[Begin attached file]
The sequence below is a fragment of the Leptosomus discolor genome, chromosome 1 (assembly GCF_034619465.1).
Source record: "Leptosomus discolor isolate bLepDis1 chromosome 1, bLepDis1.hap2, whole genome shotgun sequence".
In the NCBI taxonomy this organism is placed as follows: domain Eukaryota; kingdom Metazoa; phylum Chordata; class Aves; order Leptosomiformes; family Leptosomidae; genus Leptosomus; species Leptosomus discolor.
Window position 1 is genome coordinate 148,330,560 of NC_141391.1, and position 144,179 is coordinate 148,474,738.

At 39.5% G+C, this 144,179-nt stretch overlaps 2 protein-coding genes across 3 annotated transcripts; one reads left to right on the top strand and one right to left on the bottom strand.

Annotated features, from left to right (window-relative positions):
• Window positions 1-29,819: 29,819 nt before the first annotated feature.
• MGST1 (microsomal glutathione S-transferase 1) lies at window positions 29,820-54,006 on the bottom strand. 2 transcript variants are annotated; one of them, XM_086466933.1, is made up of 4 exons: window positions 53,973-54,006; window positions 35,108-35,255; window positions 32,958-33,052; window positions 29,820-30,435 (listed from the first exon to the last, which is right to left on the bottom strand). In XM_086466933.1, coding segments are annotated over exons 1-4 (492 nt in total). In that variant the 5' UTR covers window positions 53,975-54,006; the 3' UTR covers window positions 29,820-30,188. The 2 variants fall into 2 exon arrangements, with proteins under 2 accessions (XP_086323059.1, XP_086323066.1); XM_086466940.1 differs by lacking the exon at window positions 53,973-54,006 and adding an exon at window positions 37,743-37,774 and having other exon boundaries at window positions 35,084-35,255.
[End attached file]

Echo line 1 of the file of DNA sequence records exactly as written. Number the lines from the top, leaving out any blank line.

The sequence below is a fragment of the Leptosomus discolor genome, chromosome 1 (assembly GCF_034619465.1).